2. Hydrate like your life depends on it (honestly, it might)

The rise in temperature mixed in with the humidity that we all know and love creates the perfect recipe for sweating—like A LOT. You go into a heated class dry and come out feeling like you just took a dip in the pool. Before heated classes, I had no idea it was physically possible to sweat that much. If you’re going to a heated class, especially after a long break, it’s easy to forget just how much you might sweat. Is it possible to lose that much water if you haven’t consumed it first? Trust me, going into your heated class super hydrated is going to make a world of difference and help you feel good throughout your practice. And don’t forget to take some sips of H2O while you’re practicing!  

3. Nourish your body

Heated classes are challenging, but I can’t stop going. Nothing quite compares to overcoming the challenge— and experiencing the cleanse my body feels after I’m done. It’s the perfect blend of hard and rewarding, but I couldn’t do it if my body wasn’t properly nourished. On the days I know I have a heated class booked; I like to make sure I am eating right. I make sure to take my vitamins and fuel my body with fruits, vegetables, and my favorite superfood shake. I hold off on food about an hour before my practice, so I feel comfortable. After the class, I like to replenish with a big protein shake (boosted with collagen to aid with muscle recovery and skin elasticity). There is no one-way path for properly nourishing your body but making sure you’re fueled for the challenge of a heated class is essential for getting the most out of your practice and feeling good on and off your mat.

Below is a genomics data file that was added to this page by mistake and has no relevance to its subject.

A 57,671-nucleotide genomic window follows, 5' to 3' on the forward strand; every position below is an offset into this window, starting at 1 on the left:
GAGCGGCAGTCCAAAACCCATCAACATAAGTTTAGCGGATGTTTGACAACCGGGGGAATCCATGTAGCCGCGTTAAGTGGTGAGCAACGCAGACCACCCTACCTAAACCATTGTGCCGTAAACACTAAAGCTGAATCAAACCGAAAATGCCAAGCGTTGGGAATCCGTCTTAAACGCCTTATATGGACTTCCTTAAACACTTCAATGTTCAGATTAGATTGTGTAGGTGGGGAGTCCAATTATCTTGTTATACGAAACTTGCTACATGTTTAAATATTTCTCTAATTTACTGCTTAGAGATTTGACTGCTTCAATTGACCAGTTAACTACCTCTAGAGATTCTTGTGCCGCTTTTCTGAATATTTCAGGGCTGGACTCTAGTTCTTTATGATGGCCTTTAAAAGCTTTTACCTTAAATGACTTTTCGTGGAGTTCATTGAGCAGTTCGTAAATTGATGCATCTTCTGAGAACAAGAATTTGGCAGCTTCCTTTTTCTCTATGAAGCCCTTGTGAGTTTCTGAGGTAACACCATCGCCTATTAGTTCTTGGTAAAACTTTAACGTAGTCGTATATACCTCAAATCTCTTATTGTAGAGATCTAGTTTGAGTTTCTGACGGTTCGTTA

4. Replenish those electrolytes

Increasing and maintaining your water intake on the days you take a heated class is important, but sometimes you need something a little extra. If you’re sweating that much, you’re basically an athlete (at least in my book) and if you’re performing like a rockstar yogi, you need to hydrate like one as well. That means replenishing those lost electrolytes. Reward yourself and your body for the hard work and treat yourself to your favorite drink. I switch off between electrolyte-boosting drinks and coconut water depending on what I’m in the mood for that day. Adding these to my post-practice self-care routine has helped me feel more hydrated after and ready to take on the world again after especially sweaty classes.